So in the past few months, as I’ve processed my own thoughts on this journey outside of the parameters of organized church–and as I’ve read what others are going through–I see that this has become a journey shared by a lot of people who have come to this place for a variety of reasons. I tend to call this group of people the “disenfranchised”–those who no longer feel they can connect with current church systems. Some of these have left institutional Christianity (IC)completely; others still attend IC, but they are unsettled, and at best hold a loose connection to it.
Without over-generalizing (because I know it’s more complex than this)–I can basically see three approaches that disenfranchised people sort of fall into:
- There are the ones who have left because they were wounded or abused, and are currently opposed to IC because they view the system as corrupt.
- There are those who have left because they simply became disillusioned, bored, or felt out of place within the system. These tend to view IC as irrelevant and have left to find something else to fill their hunger.
- There are those who have left because they have theological issues with IC in general, viewing it as a departure from original, New Testament Christianity. They deem the current systems as un-Biblical, and are looking for something they believe is more authentic to the Scriptures.
For me–not to sound too diplomatic–I resonate with all three in some way. I have been wounded (but didn’t really leave because of those wounds); I have been increasingly out-of-place in institutional systems; and I hunger for something more authentic. But of the three, I think I lean the least to number 3, and the most toward number 2.
In my studies, writings, and ramblings, I’ve come to realize that I am a pragmatist about these things. I easily recognize how much of what we call “church” has no foundation in Scripture, but I do not oppose the institution on those grounds. There are some foundational principles in Scripture about the nature of the church, but there’s actually very little that is commanded us about what methods to use. To me, that means God has given us a lot of latitude as to what “church” can look like. So I don’t buy into forsaking institutional Christianity just because it’s “un-Biblical”. This isn’t about returning to first-century Christianity, because we’re in the twenty-first century.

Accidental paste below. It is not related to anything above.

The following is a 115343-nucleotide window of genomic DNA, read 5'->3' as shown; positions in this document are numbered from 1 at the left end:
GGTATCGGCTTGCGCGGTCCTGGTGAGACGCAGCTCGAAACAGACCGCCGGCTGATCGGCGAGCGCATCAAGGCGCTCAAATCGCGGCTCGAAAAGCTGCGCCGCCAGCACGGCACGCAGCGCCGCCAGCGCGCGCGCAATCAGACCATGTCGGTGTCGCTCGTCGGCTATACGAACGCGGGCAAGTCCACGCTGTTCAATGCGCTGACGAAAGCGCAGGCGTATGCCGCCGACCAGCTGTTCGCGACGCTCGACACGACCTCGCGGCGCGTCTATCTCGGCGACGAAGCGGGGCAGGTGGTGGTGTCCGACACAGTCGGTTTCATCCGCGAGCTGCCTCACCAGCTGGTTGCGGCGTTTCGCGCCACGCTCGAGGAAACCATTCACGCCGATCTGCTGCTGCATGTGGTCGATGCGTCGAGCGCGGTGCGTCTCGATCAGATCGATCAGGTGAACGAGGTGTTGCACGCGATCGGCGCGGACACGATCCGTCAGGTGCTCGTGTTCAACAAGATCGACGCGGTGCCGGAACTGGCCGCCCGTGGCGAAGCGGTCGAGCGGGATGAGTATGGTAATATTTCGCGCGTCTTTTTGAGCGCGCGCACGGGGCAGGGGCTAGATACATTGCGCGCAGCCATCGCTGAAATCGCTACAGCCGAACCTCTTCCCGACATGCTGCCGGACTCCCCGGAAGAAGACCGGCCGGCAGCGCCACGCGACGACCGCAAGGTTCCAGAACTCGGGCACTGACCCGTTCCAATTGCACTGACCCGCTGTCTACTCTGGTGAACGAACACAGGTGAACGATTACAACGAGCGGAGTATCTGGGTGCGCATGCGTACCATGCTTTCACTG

No….I am basically through with IC because I don’t think it works. And I think it is an increasingly non-workable system in our changing culture.
I think the brokenness of the system has contibuted tons to the wounding of believers. I think it places undue pressure on the leadership until they almost can’t help but hurt others. But more than that–our post-modern culture places less and less value on the authority of the institutional church in general. And as a sub-culture, IC has grown more and more out of touch with the world around it, which means as a whole we are reaching fewer people.
I know there are still institutional churches that thrive and are growing, including a number of mega-churches; but I’m looking ahead 50 years or so, and I think if we don’t make some major shifts in our thinking, we’re going to find ourselves in a world of hurt. I think it’s very telling that as a general rule, the under-35 crowd is growing increasingly absent, even in the mega-churches.
If something is mandated in Scripture, it is a principle that shouldn’t be strayed from. The fact is, most of of the IC structure is based on methods, many of which seek to fulfill Biblical principles. But they are only methods. The principles don’t change; the methods can, and should change. When we exalt methods to the point that they are more like principles…that spells religion. If a something isn’t working, you don’t hold onto it just because it’s convenient or comfortable. You change it for something that works better.
In my view, IC as a method isn’t working, and beyond any hurt I’ve sustained, that’s the main reason I am no longer interested in it.
So…of the three approaches I mentioned above…where do you lean?